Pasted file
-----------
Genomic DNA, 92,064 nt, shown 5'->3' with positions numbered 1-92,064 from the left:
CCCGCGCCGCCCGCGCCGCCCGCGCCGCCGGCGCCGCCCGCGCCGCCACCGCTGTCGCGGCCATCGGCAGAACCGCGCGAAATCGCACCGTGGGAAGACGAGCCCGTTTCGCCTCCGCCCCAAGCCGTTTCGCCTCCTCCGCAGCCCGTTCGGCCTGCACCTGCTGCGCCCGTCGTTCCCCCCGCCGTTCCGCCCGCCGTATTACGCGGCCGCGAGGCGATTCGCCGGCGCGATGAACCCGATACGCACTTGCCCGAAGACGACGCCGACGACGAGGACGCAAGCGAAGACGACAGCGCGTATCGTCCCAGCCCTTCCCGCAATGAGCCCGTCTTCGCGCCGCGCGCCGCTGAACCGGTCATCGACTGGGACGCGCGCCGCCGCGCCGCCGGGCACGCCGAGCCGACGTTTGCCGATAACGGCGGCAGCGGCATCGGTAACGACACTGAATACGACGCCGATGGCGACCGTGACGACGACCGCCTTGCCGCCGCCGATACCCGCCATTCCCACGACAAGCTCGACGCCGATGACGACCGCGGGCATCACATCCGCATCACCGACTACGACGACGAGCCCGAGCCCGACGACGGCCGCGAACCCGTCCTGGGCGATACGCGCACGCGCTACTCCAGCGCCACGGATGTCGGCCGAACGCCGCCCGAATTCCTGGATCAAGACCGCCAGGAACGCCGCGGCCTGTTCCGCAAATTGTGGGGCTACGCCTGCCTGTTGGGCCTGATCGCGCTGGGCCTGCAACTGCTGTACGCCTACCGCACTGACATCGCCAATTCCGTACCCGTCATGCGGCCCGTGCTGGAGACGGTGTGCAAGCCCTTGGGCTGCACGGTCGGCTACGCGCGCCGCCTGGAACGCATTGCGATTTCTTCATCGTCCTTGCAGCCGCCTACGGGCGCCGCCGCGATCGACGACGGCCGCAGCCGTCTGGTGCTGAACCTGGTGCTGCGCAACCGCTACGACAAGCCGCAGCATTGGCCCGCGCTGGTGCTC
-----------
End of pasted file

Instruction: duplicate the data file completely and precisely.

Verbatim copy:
Genomic DNA, 92,064 nt, shown 5'->3' with positions numbered 1-92,064 from the left:
CCCGCGCCGCCCGCGCCGCCCGCGCCGCCGGCGCCGCCCGCGCCGCCACCGCTGTCGCGGCCATCGGCAGAACCGCGCGAAATCGCACCGTGGGAAGACGAGCCCGTTTCGCCTCCGCCCCAAGCCGTTTCGCCTCCTCCGCAGCCCGTTCGGCCTGCACCTGCTGCGCCCGTCGTTCCCCCCGCCGTTCCGCCCGCCGTATTACGCGGCCGCGAGGCGATTCGCCGGCGCGATGAACCCGATACGCACTTGCCCGAAGACGACGCCGACGACGAGGACGCAAGCGAAGACGACAGCGCGTATCGTCCCAGCCCTTCCCGCAATGAGCCCGTCTTCGCGCCGCGCGCCGCTGAACCGGTCATCGACTGGGACGCGCGCCGCCGCGCCGCCGGGCACGCCGAGCCGACGTTTGCCGATAACGGCGGCAGCGGCATCGGTAACGACACTGAATACGACGCCGATGGCGACCGTGACGACGACCGCCTTGCCGCCGCCGATACCCGCCATTCCCACGACAAGCTCGACGCCGATGACGACCGCGGGCATCACATCCGCATCACCGACTACGACGACGAGCCCGAGCCCGACGACGGCCGCGAACCCGTCCTGGGCGATACGCGCACGCGCTACTCCAGCGCCACGGATGTCGGCCGAACGCCGCCCGAATTCCTGGATCAAGACCGCCAGGAACGCCGCGGCCTGTTCCGCAAATTGTGGGGCTACGCCTGCCTGTTGGGCCTGATCGCGCTGGGCCTGCAACTGCTGTACGCCTACCGCACTGACATCGCCAATTCCGTACCCGTCATGCGGCCCGTGCTGGAGACGGTGTGCAAGCCCTTGGGCTGCACGGTCGGCTACGCGCGCCGCCTGGAACGCATTGCGATTTCTTCATCGTCCTTGCAGCCGCCTACGGGCGCCGCCGCGATCGACGACGGCCGCAGCCGTCTGGTGCTGAACCTGGTGCTGCGCAACCGCTACGACAAGCCGCAGCATTGGCCCGCGCTGGTGCTC